Guess what my next project is: A testing framework! The spec has been discussed on the Telepathy mailing list. I’m trying to make it as generic as possible, so that I can try it on a well-tested connection manager (gabble) and then move on to butterfly, and then spyke when I’m feeling brave. Since I don’t want it to depend on the protocol too much, I’ve designed it around the idea of an echo bot (which can run remotely or locally) and a set of test scripts, which mostly just poke the echo service (like Skype’s echo123), and expect a sane reply. The bonus of this is that you can test interoperability between haze and gabble/butterfly/idle (and Kopete’s protocol code if it ever becomes telepathic) for free.

Due to all of my noise in Telepathy-related communication channels, daf suggested that I apply for a job at Collabora. I did so, and officially started on Wed. That was a fun day. I arrived in the office, and daf and wjt greet me with “Hey. We’ve thought what we want you to work on first: an echo service”. To which, I could only respond “What? Like this one?”, flashing my eee at them. Turns out their priority is something that works with gabble, and handles media streams (initially just using gstreamer’s audiotestsrc but eventually actually echoing stuff, and then doing things like disabling codecs). Hopefully I will get something workable by the time daf moves to America, but I would like to write a few automated tests for the text functionality before I start adding lots of crazy features.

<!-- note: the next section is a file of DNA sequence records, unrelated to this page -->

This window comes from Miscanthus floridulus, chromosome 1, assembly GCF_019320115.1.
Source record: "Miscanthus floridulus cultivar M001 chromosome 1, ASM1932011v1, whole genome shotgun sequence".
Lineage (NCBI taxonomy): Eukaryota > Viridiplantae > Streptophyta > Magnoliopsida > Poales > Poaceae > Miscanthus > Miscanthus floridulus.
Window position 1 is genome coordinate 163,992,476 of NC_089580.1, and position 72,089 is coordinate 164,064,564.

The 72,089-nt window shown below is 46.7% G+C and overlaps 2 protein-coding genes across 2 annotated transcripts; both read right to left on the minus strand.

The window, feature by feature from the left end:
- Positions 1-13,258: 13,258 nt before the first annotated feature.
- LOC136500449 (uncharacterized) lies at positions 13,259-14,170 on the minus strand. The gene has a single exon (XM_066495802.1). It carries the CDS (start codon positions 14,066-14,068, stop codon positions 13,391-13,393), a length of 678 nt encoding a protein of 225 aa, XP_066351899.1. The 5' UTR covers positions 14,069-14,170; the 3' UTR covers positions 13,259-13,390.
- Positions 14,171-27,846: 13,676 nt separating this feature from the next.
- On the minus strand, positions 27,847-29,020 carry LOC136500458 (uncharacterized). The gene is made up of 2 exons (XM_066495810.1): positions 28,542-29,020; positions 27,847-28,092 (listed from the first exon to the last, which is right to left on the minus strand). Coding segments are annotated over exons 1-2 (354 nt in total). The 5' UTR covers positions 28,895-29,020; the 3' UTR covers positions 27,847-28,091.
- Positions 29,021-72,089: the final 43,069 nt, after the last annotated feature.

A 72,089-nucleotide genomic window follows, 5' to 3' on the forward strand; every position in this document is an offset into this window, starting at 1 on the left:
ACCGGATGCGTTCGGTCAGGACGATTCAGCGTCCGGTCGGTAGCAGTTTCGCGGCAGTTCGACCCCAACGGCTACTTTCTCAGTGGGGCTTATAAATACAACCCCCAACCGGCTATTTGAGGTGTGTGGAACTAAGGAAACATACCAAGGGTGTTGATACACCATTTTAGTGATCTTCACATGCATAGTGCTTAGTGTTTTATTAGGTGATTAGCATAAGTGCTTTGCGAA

Also, I’ve had to re-wrap most of the functionality from python’s telepathy.client library, because it contains too much magic, and is impossible to inherit from. I’ve tried to do it in a way that could feasibly be auto-generated from the spec, so that’s a project for when I’m done with my echo service. Maybe I’ll even push it into telepathy.client. It’s great to be working on Open Source software again. :)

February 9, 2008

Fail

Filed under: Uncategorized — Tags: , — alsuren @ 1:07 pm

So, erm… Yeah… some of you may have noticed that I’ve stopped dancing. This is because Gill and I broke up, and it was decided that it would be best if one of us stopped going for a bit. This means that I may end up doing salsa or tango or yoga or something to substitute.

This week, I have been mostly being reclusive, and tarting about with telepathy stuffs. It’s quite annoying, because the voice/video chat part of telepathy is mostly “bonged”. I seem to be developing a hacker beard (of sorts) as well. Also: If you hear odd sounds coming from the jcr-mail machine, it’s because I’m trying stuff out (and that’s the only other machine that I have admin access to). I’ll try writing a proposal for what I want voice/video calling to behave like in the next week or so, once I have worked out the extent of the mess it’s in now.

Now, I believe that it is food time, and then work time.

December 10, 2007

Telepathy

Filed under: Uncategorized — Tags: , , , , , — alsuren @ 8:48 pm

Some of you may be aware that I have been messing about with a lot of projects based on telepathy. If anyone wants to see what telepathy is currently capable of, try (in gutsy):

sudo aptitude install empathy telepathy-haze
empathy

Empathy is a gnome-based front-end, which seems to work reasonably well. Haze is the libpurple (gaim) based connection manager (so it can connect you to msn, jabber and suchlike). There is also a connection manager called gabble, which is a dedicated jabber connection manager, supporting jingle voice/video (though the only client that understands video is the one on the nokia n800.)

(Cambridge prisoners should note that running tsocks empathy might not work as expected, because the connection managers are automatically started by dbus. Try tsocks dbus-launch empathy. That should work.)